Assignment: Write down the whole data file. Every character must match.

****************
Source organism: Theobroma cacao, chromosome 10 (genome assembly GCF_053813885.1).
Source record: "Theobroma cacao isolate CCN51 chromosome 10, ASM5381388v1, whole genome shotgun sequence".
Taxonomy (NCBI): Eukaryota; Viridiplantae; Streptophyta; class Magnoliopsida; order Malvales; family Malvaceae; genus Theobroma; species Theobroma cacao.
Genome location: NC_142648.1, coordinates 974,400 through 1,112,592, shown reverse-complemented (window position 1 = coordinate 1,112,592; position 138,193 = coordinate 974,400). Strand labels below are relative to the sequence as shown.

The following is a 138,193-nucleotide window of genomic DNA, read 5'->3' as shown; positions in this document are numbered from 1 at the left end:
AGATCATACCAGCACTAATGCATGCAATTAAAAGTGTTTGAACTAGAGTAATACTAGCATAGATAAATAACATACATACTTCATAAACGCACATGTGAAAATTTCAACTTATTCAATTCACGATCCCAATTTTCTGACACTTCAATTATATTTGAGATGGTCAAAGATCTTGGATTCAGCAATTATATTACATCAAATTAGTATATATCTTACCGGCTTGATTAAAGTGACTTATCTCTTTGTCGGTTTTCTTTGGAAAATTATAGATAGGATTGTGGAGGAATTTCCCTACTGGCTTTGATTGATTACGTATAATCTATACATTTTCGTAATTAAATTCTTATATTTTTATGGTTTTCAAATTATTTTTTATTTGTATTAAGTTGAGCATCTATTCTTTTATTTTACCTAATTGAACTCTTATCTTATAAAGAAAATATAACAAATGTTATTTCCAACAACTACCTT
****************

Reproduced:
Source organism: Theobroma cacao, chromosome 10 (genome assembly GCF_053813885.1).
Source record: "Theobroma cacao isolate CCN51 chromosome 10, ASM5381388v1, whole genome shotgun sequence".
Taxonomy (NCBI): Eukaryota; Viridiplantae; Streptophyta; class Magnoliopsida; order Malvales; family Malvaceae; genus Theobroma; species Theobroma cacao.
Genome location: NC_142648.1, coordinates 974,400 through 1,112,592, shown reverse-complemented (window position 1 = coordinate 1,112,592; position 138,193 = coordinate 974,400). Strand labels below are relative to the sequence as shown.

The following is a 138,193-nucleotide window of genomic DNA, read 5'->3' as shown; positions in this document are numbered from 1 at the left end:
AGATCATACCAGCACTAATGCATGCAATTAAAAGTGTTTGAACTAGAGTAATACTAGCATAGATAAATAACATACATACTTCATAAACGCACATGTGAAAATTTCAACTTATTCAATTCACGATCCCAATTTTCTGACACTTCAATTATATTTGAGATGGTCAAAGATCTTGGATTCAGCAATTATATTACATCAAATTAGTATATATCTTACCGGCTTGATTAAAGTGACTTATCTCTTTGTCGGTTTTCTTTGGAAAATTATAGATAGGATTGTGGAGGAATTTCCCTACTGGCTTTGATTGATTACGTATAATCTATACATTTTCGTAATTAAATTCTTATATTTTTATGGTTTTCAAATTATTTTTTATTTGTATTAAGTTGAGCATCTATTCTTTTATTTTACCTAATTGAACTCTTATCTTATAAAGAAAATATAACAAATGTTATTTCCAACAACTACCTT